With an estimated herd of 85,000 deer and relatively mild winters in recent years, hunters can expect great deer hunting this fall.

“The 2013 deer season should be the best we’ve seen since 2007, when 13,339 deer were taken by hunters,” said Dan Bergeron, deer project leader for the New Hampshire Fish and Game Department. “The 2012-13 winter was mild, with the winter severity index, which measures the effects of winter on deer survival, tied the second lowest statewide average value since we began monitoring the deer herd in 1964.”

In most of the state, deer weren’t confined to wintering areas and were free to move about and take advantage of widespread food sources. Winter mortality was low and does came through the winter in good shape, so fawn production and survival were above average.

Regulation Changes
Despite recent mild winters, deer numbers are still below the department’s goals in many wildlife management units (WMUs). Limited either-sex hunting will continue in those areas, so hunters should carefully review the hunting regulations. In addition, remember that archery season closes Dec. 8 in WMU A. Special Unit M antlerless-only permits will again be available in 2013 to help control deer numbers in the southeast portion of the state, where the potential for deer-human conflicts is the highest. Like last year, 4,000 permits will be sold on a first-come, first-served basis.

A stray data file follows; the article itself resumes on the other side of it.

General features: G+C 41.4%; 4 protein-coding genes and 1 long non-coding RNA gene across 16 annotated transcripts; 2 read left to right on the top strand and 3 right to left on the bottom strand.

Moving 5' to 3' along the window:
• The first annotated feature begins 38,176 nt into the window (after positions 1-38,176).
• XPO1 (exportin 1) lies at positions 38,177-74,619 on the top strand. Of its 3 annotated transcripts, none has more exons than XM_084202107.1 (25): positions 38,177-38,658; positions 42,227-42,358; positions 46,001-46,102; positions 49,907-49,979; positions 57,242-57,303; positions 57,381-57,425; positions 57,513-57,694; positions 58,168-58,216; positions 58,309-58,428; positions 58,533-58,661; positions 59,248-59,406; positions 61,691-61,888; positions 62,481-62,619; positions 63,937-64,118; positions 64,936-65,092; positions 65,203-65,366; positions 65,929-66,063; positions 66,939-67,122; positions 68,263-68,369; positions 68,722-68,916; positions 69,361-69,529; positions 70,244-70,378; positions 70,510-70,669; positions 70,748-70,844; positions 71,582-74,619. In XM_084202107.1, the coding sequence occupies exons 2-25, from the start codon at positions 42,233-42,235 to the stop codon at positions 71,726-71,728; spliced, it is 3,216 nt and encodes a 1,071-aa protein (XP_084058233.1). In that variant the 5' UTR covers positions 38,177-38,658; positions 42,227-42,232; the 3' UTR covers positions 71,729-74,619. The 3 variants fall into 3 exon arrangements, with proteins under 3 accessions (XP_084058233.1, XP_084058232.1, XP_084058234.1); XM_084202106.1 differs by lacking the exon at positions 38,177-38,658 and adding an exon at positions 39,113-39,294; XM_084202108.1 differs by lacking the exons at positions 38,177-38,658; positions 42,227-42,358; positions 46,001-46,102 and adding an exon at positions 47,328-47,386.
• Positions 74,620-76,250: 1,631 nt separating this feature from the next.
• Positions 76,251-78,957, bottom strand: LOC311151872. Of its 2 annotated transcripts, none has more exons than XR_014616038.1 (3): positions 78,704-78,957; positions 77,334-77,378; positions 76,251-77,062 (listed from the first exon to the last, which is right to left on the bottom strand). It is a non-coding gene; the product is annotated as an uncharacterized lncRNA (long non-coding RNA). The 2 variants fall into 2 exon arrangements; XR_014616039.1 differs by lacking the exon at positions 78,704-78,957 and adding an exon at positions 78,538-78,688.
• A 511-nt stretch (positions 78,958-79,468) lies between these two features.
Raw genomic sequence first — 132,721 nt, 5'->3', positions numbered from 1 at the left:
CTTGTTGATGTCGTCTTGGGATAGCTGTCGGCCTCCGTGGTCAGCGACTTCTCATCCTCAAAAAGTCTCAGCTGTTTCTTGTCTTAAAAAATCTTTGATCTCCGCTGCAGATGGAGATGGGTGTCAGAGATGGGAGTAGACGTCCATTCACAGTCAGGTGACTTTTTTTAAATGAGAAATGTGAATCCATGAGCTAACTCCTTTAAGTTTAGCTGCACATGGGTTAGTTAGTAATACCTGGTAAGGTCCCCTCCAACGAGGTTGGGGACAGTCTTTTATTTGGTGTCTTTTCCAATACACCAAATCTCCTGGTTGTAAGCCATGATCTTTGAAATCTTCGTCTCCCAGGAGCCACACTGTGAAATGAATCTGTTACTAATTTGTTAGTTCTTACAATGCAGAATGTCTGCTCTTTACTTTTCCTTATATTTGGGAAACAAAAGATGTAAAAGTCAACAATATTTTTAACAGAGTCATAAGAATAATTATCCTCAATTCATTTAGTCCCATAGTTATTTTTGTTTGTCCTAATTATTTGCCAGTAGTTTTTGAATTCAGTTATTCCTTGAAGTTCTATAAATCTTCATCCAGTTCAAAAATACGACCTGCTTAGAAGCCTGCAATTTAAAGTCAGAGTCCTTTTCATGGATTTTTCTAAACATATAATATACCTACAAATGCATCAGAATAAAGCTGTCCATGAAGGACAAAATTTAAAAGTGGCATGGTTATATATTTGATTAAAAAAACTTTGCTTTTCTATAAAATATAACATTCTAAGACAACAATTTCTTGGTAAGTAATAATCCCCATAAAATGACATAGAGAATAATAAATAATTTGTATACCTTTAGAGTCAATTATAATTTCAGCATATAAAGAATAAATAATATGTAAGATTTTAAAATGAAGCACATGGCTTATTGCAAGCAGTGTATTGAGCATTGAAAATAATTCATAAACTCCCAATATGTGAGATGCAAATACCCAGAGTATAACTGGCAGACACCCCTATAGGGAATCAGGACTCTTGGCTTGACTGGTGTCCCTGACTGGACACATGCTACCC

Hunters in the Granite State have a cornucopia of land open for public hunting – and plenty of mature deer to hunt.

“Approximately 55 percent of all antlered bucks are 2 ½-years old and over, so hunters have the opportunity to harvest mature bucks statewide,” added Bergeron.

Public Land
To bag an old buck, head to the White Mountains and farther North where the hunting pressure is light. You’l find lower deer densities, but you’ll also see fewer hunters after them.